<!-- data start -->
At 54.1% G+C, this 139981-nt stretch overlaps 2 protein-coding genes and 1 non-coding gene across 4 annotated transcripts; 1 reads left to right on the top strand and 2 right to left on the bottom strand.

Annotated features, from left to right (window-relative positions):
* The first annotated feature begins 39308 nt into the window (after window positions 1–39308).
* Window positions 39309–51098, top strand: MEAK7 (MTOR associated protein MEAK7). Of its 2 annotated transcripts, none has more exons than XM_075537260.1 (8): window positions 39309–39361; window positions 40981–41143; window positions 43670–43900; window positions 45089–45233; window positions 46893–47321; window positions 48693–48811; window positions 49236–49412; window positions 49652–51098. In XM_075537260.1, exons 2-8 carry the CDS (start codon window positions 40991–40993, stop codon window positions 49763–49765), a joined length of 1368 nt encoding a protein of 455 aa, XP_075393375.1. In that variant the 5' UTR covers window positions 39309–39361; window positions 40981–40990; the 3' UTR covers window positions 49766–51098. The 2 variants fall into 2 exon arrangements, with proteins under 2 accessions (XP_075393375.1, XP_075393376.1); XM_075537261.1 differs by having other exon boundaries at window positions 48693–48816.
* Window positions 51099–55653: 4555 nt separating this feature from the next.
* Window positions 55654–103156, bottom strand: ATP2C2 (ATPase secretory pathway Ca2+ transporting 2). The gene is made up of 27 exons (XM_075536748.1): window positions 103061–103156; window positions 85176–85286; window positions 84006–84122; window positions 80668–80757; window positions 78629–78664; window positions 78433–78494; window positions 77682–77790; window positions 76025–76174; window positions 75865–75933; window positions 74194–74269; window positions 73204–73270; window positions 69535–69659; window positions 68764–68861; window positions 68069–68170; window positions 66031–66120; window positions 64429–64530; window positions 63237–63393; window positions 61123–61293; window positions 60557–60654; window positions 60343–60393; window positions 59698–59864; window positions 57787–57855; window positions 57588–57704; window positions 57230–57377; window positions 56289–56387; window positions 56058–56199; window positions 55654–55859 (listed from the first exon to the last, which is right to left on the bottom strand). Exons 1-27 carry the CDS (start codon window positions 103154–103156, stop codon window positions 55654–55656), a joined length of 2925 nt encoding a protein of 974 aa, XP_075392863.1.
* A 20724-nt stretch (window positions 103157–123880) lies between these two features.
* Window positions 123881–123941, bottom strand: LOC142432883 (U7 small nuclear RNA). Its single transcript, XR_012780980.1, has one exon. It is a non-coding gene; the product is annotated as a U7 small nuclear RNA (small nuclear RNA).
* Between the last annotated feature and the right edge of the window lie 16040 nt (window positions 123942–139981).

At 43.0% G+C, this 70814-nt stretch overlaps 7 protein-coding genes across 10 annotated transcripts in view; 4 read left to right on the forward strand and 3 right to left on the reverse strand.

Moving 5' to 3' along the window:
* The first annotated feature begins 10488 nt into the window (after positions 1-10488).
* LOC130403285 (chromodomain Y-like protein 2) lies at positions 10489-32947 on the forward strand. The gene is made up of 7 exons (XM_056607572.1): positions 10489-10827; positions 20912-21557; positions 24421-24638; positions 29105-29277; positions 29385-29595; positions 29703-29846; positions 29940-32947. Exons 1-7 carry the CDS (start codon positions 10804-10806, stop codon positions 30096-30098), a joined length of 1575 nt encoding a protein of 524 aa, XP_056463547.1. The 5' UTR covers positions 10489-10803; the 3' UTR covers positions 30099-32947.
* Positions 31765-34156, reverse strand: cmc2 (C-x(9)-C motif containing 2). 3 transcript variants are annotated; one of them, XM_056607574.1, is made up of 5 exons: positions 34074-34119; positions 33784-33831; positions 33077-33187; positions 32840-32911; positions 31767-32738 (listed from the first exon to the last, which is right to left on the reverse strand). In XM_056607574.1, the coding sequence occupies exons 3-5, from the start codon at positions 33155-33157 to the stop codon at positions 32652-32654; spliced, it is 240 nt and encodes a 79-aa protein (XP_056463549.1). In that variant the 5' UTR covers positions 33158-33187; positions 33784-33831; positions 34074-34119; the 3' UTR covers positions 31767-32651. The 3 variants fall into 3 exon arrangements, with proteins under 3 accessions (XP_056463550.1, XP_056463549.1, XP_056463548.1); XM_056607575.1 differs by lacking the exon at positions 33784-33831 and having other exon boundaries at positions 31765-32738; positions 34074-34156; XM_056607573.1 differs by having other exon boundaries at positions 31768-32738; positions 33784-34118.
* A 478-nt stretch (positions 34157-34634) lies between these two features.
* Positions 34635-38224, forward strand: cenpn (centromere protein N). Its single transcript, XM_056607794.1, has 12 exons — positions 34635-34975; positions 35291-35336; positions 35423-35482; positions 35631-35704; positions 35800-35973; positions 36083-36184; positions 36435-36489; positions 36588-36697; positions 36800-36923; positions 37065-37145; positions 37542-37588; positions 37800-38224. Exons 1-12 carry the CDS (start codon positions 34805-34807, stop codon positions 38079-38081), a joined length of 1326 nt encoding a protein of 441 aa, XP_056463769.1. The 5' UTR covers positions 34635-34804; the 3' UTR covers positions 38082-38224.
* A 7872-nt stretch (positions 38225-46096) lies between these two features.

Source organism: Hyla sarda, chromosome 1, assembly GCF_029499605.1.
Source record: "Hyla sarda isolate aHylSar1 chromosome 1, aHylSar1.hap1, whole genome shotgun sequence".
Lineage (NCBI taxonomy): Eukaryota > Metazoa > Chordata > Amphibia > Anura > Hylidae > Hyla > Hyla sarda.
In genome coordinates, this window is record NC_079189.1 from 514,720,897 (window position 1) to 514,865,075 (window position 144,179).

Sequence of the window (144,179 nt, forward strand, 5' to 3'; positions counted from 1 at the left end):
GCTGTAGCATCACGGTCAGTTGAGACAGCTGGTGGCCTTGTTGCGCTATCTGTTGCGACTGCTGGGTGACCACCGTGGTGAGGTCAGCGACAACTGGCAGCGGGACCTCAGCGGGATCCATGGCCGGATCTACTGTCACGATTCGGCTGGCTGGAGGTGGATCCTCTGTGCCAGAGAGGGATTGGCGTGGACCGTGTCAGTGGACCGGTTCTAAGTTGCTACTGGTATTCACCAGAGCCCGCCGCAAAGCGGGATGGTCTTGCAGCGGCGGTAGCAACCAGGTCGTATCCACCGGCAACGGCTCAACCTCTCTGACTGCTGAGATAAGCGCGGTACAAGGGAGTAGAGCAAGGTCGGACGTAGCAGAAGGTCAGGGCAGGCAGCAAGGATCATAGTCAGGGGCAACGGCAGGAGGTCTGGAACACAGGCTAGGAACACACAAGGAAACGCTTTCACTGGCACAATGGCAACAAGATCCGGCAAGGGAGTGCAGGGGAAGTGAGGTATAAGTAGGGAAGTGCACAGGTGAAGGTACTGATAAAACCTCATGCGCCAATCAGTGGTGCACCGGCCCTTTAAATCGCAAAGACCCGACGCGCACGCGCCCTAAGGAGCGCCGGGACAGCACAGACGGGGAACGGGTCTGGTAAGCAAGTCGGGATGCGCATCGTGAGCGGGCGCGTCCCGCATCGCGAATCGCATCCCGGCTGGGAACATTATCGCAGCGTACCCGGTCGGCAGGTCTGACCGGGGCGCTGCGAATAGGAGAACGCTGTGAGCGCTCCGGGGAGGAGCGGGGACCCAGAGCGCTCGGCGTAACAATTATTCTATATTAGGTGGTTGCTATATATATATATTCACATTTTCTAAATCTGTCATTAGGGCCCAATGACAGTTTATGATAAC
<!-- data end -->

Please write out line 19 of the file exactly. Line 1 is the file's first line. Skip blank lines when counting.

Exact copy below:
Source record: "Hyla sarda isolate aHylSar1 chromosome 1, aHylSar1.hap1, whole genome shotgun sequence".